By Joe Beck
The investigation into the death of teacher Amber N. Lucchiani in a July 11 traffic accident took a new direction Tuesday with a decision by Winchester Commonwealth's Attorney Alexander Iden to drop a reckless driving charge against Leslie Wylie, the other driver in the crash.
But Iden said the case is hardly over. The dropping of the charge was accompanied by an announcement that he would seek a special grand jury to launch a deeper investigation into the accident.
Iden said a grand jury will have the authority to subpoena witnesses, something that cannot be done in the course of a normal law enforcement investigation. It also can force the production of records, documents and similar pieces of evidence.
The current investigation "has left the community with more questions than answers," Iden said in a press release.
In a telephone interview, Iden declined to identify what questions he was referring to, but the press release mentioned that Wylie, 30, of Knoxville, Tenn. received a Botox treatment at a physician's office on Valley Avenue just before the accident.
Iden refused to comment when asked whether the Botox injection would be a topic for the grand jury, but then added: "The hour before Amber Lucchiani's death is incredibly relevant."
Lucchiani, 38, a sixth-grade social studies teacher at Robert E. Aylor Middle School in Stephens City, died when a 2004 Ford pickup truck driven by Wylie hit Lucchiani's 2008 minivan in the driver's front seat area. Authorities say Wylie's eastbound truck crossed the median strip on Jubal Early Drive and hit the minivan. Police reported that witnesses had seen the pickup truck stop and then accelerate at a high speed as it crossed the median strip.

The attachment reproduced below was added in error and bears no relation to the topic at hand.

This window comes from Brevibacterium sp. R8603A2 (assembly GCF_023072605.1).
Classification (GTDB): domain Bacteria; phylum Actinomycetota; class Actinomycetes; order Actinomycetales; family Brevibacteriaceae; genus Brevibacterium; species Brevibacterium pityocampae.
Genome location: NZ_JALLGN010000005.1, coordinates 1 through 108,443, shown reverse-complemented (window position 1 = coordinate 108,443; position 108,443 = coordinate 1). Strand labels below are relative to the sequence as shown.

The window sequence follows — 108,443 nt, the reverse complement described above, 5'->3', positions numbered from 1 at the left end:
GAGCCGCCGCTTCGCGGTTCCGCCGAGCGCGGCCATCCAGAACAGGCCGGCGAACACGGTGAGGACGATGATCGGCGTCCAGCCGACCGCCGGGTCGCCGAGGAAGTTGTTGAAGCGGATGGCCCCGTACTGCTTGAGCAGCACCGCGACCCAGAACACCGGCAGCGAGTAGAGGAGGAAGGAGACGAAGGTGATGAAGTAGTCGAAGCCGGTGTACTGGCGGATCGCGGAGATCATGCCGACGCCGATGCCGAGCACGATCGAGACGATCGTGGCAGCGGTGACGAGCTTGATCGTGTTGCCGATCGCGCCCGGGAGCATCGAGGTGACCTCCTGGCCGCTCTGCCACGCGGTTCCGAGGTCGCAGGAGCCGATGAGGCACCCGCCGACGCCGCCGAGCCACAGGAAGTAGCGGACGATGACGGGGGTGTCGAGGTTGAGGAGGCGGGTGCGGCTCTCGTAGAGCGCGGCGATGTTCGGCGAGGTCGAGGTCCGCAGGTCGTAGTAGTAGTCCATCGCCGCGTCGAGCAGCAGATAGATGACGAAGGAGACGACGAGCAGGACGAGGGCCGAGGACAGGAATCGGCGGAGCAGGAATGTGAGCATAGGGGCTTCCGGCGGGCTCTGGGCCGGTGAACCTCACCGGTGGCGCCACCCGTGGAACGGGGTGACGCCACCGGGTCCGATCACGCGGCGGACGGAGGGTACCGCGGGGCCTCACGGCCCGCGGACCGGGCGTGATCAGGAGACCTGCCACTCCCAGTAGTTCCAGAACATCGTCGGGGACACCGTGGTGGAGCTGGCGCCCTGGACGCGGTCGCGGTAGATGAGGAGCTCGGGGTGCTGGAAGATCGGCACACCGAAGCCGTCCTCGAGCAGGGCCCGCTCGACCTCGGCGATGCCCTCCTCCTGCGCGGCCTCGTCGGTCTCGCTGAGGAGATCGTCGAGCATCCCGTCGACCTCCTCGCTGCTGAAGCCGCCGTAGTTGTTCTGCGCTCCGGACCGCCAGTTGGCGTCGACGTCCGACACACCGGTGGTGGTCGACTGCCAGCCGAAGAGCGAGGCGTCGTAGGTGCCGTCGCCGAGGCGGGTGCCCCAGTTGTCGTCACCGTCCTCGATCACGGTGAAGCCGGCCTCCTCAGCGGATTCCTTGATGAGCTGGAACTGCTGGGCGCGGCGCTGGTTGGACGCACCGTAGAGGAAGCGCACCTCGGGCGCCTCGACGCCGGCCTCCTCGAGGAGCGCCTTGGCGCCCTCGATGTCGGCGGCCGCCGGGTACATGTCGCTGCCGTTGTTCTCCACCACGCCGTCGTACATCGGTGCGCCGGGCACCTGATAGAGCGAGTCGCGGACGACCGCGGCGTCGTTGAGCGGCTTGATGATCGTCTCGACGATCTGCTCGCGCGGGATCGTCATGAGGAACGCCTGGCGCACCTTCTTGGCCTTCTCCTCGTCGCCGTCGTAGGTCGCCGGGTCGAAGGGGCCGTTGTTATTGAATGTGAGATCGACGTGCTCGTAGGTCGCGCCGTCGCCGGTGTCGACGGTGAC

The special grand jury is the first he has ever tried to call, Iden said. It may issue a report at the request of the prosecution or indictments or decide the evidence is lacking to charge anyone with a crime.
Iden said the decision to drop the reckless driving charge against Wylie in Winchester General District Court does not mean he lacked enough evidence for a conviction.
"Not at all," he said. "The investigation is not complete. The investigation is not complete until we get a grand jury investigating it."
Contact staff writer Joe Beck at 540-465-5137 ext. 142, or email@example.com